Fourth, Naaman's response is what has always hit me the hardest when I read this. He gets angry that (a) he is not treated with more 'dignity', and (b) that God's method of curing him does not fit his preconceived notions. He has a very definite view of HOW a 'real' God should heal him. He has tried to put God into a 'box'. He gets disgruntled that God is not conforming to his expectations. This is me, folks--way too much, and way too often. I still--after years of Him trying to teach me to let Him be the God in our relationship (smile)--have my stereotypes and preconceived notions about how He 'should do things' in my life and the lives of others. I am not as bad as I was 30 years ago about this, but it is still there. I see His patterns of work around me, and I am amazed at the subtlety and multi-dimensional complexity.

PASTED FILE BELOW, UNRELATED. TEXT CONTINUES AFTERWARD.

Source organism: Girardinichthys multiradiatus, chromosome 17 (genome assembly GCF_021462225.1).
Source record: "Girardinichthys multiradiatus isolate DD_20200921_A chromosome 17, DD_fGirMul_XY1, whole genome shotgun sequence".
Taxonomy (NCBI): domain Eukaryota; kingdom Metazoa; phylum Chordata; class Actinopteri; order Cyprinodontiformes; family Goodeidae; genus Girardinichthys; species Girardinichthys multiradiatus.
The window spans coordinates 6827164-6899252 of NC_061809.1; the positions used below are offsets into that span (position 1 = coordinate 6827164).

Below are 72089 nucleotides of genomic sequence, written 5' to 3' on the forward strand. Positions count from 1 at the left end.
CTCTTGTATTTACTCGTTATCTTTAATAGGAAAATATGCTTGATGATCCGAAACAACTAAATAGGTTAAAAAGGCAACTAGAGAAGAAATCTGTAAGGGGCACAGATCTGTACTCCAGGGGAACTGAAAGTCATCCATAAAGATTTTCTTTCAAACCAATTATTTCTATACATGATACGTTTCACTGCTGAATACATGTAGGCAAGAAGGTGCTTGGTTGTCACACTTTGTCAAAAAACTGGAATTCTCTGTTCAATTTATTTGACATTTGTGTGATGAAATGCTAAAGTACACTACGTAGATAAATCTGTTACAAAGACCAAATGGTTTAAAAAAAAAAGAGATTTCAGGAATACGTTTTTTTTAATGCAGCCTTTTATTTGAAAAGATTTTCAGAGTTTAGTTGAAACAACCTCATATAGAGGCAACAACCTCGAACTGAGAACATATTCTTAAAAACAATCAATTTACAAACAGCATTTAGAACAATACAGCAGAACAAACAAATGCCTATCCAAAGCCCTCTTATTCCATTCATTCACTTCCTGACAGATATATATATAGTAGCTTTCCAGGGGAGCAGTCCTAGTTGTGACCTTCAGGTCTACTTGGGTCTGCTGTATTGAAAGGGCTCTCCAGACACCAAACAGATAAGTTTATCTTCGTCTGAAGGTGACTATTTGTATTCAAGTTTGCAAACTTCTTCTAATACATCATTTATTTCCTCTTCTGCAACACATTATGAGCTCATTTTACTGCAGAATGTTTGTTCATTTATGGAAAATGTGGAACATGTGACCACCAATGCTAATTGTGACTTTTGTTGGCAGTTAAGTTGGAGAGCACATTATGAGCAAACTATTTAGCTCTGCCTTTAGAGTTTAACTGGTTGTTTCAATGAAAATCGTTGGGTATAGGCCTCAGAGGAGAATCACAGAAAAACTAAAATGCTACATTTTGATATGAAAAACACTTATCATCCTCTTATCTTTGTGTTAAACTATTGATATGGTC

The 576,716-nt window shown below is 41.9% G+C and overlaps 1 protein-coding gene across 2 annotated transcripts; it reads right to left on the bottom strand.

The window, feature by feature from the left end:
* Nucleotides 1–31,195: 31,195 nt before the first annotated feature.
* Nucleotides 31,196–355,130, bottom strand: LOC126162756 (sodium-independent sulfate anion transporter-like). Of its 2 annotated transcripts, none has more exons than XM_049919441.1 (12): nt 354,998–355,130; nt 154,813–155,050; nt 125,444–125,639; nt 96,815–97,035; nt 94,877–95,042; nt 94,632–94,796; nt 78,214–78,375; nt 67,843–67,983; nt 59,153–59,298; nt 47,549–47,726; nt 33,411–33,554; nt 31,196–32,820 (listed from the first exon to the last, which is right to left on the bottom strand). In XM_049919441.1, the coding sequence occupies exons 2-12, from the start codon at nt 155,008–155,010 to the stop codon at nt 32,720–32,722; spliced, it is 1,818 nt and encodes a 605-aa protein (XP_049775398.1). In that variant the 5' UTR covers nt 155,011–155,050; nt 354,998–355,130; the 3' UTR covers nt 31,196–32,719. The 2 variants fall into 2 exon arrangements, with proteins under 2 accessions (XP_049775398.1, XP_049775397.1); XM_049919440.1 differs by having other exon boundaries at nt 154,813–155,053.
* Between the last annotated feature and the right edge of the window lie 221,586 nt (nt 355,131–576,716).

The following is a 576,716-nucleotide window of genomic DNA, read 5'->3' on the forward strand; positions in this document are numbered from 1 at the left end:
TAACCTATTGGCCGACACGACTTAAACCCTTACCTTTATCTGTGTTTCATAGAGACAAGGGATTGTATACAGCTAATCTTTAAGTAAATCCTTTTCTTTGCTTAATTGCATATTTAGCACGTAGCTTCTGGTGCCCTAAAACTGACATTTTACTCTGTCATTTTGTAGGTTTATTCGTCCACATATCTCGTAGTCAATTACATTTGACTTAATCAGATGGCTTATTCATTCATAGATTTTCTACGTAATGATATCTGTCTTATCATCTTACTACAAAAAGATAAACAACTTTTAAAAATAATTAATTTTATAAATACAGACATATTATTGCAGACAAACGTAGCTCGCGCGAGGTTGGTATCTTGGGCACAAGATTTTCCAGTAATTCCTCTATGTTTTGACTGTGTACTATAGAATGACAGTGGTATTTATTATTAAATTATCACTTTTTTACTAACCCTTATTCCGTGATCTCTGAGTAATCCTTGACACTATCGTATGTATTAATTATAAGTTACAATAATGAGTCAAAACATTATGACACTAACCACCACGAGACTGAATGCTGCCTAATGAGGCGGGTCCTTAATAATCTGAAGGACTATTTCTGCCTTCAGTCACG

[For example, He seems to be able to “move” back and forth within time, in a way that makes me doubt all of our pro-and-con theological discussions about God's foreknowledge, certainty, and freedom. I have seen Him set up a person's choice of alternative futures, and then apparently back-cast into the past protection/responses to the consequences of the choice actually taken--and this back-cast 'provision' was in place for both/all of the possible outcomes. And since some of the consequence-streams were incompatible and/or mutually-exclusive, it was NOT a simple case of Him providing ahead of time for ALL possible outcomes... I have always suspected that the entire sequential framework in which those discussions take place is somehow 'wrong'--oversimplified, if you will. I can't put my finger on it yet, but I am trying to open my head up to alternate ways of looking at 'time' and 'sequence' (and, btw, cyclical notions of time--versus 'linear'--don't help, since it is still 'sequential' within each finite segment of the curves.]